The CDC currently recommends 150 minutes of moderate-to-vigorous intensity physical activity per week. If you can’t make time for 150 minutes, some is better than none! A study found that “as little as 15 minutes per day at five days a week of moderate-to-vigorous physical activity reduces mortality by 22%.” 3 Exercise directly linked to increased immune function. Another study found 20 minutes of exercise triggers the body to suppress inflammation.5 Reduced inflammation allows the body to recognize and attack foreign invaders more easily.
Sunlight and Vitamin D
Wintertime is deemed the “cold and flu season” due to the amount of time we spend indoors, in close contact with each other. More time inside allows germs to spread easily and quickly. Additionally, northern winters don’t provide much sunlight. If you’re reading this, you likely live in Michigan and are exposed to less sunlight in the winter. Sunshine is an excellent source of vitamin D, which reduces stress levels and increases mental focus. Experts estimate that as much as 42% of the US population is vitamin D deficient.6
Vitamin D is an incredibly important hormone that our body uses in a wide variety of pathways. Deficiency in vitamin D, among other things, has been linked to increased susceptibility to infection.4 Natural sources of vitamin D include fish and sunlight. In strong sun, exposing the arms and legs for 5-30 minutes between the hours of 10 am and 3 pm is usually enough to meet the daily requirements.7 Knock out all three immune-boosting tips in one: go on a 30-minute walk outside in the sun.
Supplementation is also an option. The US Institute of Medicine suggests that an average daily intake of 600-800 IU/day will meet the vitamin D requirements of at least 97.5% of the population.8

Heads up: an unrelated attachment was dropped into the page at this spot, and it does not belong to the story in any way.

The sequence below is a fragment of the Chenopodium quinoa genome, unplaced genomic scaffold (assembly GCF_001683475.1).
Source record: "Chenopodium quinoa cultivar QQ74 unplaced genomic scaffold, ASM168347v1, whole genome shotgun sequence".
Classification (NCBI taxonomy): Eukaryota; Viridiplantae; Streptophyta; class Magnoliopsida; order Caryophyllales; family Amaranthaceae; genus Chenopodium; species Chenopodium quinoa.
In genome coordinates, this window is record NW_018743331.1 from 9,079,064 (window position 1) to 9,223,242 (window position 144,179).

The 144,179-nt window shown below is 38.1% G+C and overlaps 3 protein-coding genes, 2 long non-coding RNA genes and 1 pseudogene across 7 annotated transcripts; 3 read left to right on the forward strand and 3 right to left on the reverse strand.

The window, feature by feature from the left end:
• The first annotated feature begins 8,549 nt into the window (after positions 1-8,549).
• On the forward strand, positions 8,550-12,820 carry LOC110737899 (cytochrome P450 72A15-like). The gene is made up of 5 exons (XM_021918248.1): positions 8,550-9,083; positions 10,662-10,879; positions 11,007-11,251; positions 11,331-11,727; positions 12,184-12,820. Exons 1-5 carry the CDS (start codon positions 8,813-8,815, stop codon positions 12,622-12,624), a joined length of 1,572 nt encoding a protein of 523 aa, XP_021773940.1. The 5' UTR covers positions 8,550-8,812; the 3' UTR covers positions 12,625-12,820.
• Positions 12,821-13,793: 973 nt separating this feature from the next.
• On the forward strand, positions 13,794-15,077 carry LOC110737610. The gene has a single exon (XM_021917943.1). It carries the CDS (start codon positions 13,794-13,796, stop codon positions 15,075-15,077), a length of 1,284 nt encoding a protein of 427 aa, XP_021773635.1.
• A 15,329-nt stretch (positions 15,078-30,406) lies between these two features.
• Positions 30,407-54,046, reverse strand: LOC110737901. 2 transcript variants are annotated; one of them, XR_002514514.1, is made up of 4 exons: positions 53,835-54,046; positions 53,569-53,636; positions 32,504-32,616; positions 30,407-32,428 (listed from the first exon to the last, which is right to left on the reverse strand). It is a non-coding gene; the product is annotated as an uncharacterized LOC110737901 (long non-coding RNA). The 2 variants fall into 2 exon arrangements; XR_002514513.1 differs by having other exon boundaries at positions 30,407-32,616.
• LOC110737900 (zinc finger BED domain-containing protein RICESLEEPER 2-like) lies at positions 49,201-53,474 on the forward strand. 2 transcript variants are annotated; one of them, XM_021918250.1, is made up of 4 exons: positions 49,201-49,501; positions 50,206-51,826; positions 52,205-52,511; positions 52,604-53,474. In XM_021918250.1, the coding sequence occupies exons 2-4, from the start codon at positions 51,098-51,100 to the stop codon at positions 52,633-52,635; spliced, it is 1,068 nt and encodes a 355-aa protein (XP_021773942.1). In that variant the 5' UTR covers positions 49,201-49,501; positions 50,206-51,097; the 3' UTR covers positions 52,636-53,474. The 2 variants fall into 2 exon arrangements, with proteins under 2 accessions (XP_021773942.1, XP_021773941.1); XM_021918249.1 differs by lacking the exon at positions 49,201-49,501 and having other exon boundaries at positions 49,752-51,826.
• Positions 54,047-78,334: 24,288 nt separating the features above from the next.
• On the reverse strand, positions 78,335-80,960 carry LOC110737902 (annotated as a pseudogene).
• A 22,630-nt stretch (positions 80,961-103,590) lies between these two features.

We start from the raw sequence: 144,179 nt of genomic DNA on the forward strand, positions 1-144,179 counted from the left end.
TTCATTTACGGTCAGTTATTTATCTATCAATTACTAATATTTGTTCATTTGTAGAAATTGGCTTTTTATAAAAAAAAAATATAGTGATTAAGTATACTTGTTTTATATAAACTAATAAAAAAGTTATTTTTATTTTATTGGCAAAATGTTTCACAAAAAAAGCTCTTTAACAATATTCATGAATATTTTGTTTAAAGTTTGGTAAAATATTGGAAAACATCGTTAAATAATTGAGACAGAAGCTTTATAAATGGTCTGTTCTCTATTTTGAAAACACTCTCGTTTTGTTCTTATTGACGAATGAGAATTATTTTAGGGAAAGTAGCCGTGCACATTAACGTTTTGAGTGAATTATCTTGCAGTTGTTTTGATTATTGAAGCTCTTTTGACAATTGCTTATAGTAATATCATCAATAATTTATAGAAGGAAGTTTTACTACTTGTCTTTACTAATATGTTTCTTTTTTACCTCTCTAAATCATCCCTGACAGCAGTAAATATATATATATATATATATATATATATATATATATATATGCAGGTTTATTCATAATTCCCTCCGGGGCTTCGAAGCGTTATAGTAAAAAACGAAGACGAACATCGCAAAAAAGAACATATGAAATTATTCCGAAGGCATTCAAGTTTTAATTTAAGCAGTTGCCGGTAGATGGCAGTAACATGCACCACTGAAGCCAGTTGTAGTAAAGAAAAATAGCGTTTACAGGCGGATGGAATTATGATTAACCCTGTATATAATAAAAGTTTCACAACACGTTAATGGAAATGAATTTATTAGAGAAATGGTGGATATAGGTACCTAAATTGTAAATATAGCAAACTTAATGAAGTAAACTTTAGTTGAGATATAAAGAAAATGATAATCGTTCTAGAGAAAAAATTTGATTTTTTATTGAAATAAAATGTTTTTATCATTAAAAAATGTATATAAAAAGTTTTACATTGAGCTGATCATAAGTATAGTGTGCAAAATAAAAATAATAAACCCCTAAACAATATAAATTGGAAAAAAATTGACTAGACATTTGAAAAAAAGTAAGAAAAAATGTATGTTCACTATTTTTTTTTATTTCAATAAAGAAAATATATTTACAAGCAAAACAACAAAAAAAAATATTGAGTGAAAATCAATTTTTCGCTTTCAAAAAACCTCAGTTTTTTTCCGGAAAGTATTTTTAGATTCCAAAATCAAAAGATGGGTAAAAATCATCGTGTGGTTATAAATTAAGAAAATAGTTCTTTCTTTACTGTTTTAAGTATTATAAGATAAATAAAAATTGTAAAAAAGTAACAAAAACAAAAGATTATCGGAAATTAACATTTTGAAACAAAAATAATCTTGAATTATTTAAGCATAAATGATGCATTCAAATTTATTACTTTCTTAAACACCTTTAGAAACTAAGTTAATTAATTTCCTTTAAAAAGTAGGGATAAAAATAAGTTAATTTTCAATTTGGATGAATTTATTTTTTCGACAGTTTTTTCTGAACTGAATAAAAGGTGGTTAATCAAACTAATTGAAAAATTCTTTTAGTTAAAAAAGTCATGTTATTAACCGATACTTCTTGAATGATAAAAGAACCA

Stress increases cortisol levels and directly reduces immune function. Harvard Health has a great article detailing the effect of stress on the immune system as well as some ways to combat it. They recommend activities like mindfulness meditation, yoga, tai chi, prayer, and guided imagery. Click Here for the full article.
Try putting down the cell phone or laptop. The effect of blue light on the body is a quickly evolving research field. This study found that prolonged high energy blue light can cause dry eyes, cataracts, and hormone imbalances. Melatonin is known as the “sleep hormone”. These hormone levels are lower in the presence of blue light.9 Lower melatonin levels means that when it is time for bed, the body doesn’t feel tired. Individuals that suffer from this will report difficulty falling asleep, staying asleep, and frequent bouts of insomnia.
Pick up a book. Learn a new hobby. Spend time with your loved ones. These are all far better uses of your time than being engrossed in your phone or computer.
In a time of crisis, reducing stress and inflammation is easier said than done. Find an accountability partner that will hold you to the list above as you will keep them too. Most importantly, have fun!
- Desedovsky L, et al. The sleep-immune crosstalk in health and disease. Physiol Rev. 2019 Jul 1;99(3):1325-1380.
- Yang Q, et al. Added sugar intake and cardiovascular diseases mortality among US Adults. JAMA Intern Med. 2014;174(4):516-524.
- Hupin D, et al. Even a low-dose of moderate-to-vigorous physical activity reduces mortality by 22% in adults aged >60 years: a systematic review and meta-analysis. British Journal of Sports Medicine. 49: 1262-1267. 2015.
- Dimitrov S, et al. Inflammation and exercise: inhibition of monocytic intracellular TNF production by acute exercise via beta-2-adrenergic activation. Brain, Behavior, and Immunity. 2017;61:60-68.
- Aranow C. Vitamin D and immune system. J Investig Med. 2011 Aug; 59(6): 881-886.
- Forrest KY, Stuhldreher WL. Prevalence and correlates of vitamin D deficiency in US adults. Nutr Res. 2011 Jan;31(1):48-54.
- Heaney RP, et al. Human serum 25-hydroxycholecalciferol response to extended oral dosing with cholecalciferol. Am J Clin Nutr. 2003 Jan;77(1):204-10.
- Ross AC, et al. The 2011 report on dietary reference intakes for calcium and vitamin D from the Institute of Medicine: what clinicians need to know. J Clin Endocrinol Metab. 2011 Jan;96(1):53-8
- Zhao Z, et al. Research progress of the effects and prevention of blue light on eyes. Int J Ophthalmol. 2018; 11(12).